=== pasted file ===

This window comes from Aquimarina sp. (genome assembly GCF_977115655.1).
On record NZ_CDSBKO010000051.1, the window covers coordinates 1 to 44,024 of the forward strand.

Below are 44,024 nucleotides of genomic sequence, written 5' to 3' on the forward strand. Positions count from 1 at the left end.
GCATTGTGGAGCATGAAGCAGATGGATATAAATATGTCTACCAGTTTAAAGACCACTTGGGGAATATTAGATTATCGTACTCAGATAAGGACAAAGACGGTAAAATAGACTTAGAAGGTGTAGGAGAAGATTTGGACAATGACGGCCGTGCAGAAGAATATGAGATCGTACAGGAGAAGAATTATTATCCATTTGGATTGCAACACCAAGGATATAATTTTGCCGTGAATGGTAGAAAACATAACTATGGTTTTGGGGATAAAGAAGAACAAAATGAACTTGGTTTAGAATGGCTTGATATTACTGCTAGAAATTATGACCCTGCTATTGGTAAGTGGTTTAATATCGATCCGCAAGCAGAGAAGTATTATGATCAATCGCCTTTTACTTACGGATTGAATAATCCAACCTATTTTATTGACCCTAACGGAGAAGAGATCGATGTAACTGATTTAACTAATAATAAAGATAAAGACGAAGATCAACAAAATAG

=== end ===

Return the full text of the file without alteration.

This window comes from Aquimarina sp. (genome assembly GCF_977115655.1).
On record NZ_CDSBKO010000051.1, the window covers coordinates 1 to 44,024 of the forward strand.

Below are 44,024 nucleotides of genomic sequence, written 5' to 3' on the forward strand. Positions count from 1 at the left end.
GCATTGTGGAGCATGAAGCAGATGGATATAAATATGTCTACCAGTTTAAAGACCACTTGGGGAATATTAGATTATCGTACTCAGATAAGGACAAAGACGGTAAAATAGACTTAGAAGGTGTAGGAGAAGATTTGGACAATGACGGCCGTGCAGAAGAATATGAGATCGTACAGGAGAAGAATTATTATCCATTTGGATTGCAACACCAAGGATATAATTTTGCCGTGAATGGTAGAAAACATAACTATGGTTTTGGGGATAAAGAAGAACAAAATGAACTTGGTTTAGAATGGCTTGATATTACTGCTAGAAATTATGACCCTGCTATTGGTAAGTGGTTTAATATCGATCCGCAAGCAGAGAAGTATTATGATCAATCGCCTTTTACTTACGGATTGAATAATCCAACCTATTTTATTGACCCTAACGGAGAAGAGATCGATGTAACTGATTTAACTAATAATAAAGATAAAGACGAAGATCAACAAAATAG